There were no cake bonanzas in the stores, stressed shoppers on icy streets, or even blinking lights in the trees. Still I could feel that Maputo was approaching Christmas in a high speed. I realized that it is not only Norwegians who tend to stretch the Christmas phase to the limit… Mozambicans don’t sell Christmas soda in October – but they do initiate the Christmas laziness as soon as the calendar shows December. Yet, this was not the case for Music Crossroads Mozambique.
December was not only filled with practice and lessons. With the arrival of the music producer Jose da Silva, and the initiation of a Music Management workshop, the students were introduced to new and different aspects of a musical career. During the course, da Silva shared his experience and knowledge from the music industry with some of Maputo’s young, uprising musicians and producers. Through a close dialog, both knowledge and motivation increased among the attendants.
-The course was a good experience for both speaker and listeners. The students had the possibility to present their difficulties in order to receive advice from more experienced people, at the same time as they could show their potential and talents, confirmed Jose da Silva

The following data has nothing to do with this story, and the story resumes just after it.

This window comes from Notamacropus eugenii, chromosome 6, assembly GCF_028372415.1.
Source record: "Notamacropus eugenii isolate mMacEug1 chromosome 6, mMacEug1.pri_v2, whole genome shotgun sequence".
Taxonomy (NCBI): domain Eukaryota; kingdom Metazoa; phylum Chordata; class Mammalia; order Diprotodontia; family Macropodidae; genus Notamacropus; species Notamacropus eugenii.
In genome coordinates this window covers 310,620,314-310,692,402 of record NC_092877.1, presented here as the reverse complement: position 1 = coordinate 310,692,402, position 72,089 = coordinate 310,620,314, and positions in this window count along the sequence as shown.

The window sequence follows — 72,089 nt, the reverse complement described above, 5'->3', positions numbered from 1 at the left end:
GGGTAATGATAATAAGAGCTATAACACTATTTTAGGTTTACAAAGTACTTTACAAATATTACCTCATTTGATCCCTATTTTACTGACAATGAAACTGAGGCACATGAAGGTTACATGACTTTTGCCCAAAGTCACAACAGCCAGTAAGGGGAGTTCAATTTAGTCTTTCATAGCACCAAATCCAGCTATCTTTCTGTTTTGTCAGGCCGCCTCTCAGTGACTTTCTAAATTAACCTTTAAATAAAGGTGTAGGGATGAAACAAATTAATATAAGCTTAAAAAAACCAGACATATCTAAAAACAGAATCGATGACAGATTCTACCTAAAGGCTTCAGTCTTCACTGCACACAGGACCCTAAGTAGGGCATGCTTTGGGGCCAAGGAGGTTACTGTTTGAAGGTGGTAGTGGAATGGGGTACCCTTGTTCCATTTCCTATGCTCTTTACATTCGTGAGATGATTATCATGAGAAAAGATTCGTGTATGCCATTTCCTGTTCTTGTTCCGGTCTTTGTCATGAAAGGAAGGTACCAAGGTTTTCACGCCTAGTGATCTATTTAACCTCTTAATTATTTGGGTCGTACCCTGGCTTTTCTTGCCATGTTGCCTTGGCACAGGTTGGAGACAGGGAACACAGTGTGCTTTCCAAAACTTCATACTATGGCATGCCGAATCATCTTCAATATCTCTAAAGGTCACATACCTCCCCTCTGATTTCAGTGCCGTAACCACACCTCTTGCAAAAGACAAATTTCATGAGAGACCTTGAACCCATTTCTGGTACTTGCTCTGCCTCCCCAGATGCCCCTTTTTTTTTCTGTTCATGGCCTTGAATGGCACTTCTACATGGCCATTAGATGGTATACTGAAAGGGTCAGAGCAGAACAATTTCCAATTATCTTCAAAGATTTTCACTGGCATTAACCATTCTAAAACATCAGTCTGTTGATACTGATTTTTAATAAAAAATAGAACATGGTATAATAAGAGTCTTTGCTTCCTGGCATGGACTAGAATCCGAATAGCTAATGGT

To close up the workshop da Silva invited his last case, The Cape Verdean singer/songwriter Elida Almeida. By sharing her background story and different aspects of her musical career, she both touched and inspired the participants… It’s not surprising that the workshop ended with a mini-concert.
From a green backyard to a crowded conference room…
I’ve realized that Music Crossroads not only provide musical education. It also opens doors for new friendship, contacts, locations, stages and knowledge. The Crossroads Girl’s performance at Radisson, as a part of the conference about child marriage, illustrates it well.
As always we were happy to performe. From the long hours of rehearsal until the moment we leave the stage, we are happy to fail, impress, inspire and have fun through music.
Still, our participation in this conference motivated us in a quite new way. After our performance, we attended discussions, debates and lectures concerning child marriage and girl’s situation in Mozambique. Yet, by taking in the information from the different speeches and diagrams, it was easy to end up with one simple question: What can we do about it? Even though organizations, scientists and politicians were gathered to discuss and initiate changes – a solution for improving the girl’s situation will not be fulfilled by tomorrow. It will take time.
And what to do during this time? I think one of the girls said it quite well:
– All of us need to take small steps. You might wonder what a single musician can do? I am not sure, but I know I will try to appear as a female role model. I will try to inspire, educate and care through music…
I am looking forward to follow the students at Music Crossorads – their personal development, but also their way of inspiring and affecting through music.
Hopefully the Mozambicans wake up from the Christmas laziness pretty soon – new projects, ideas and dreams are waiting to be fulfilled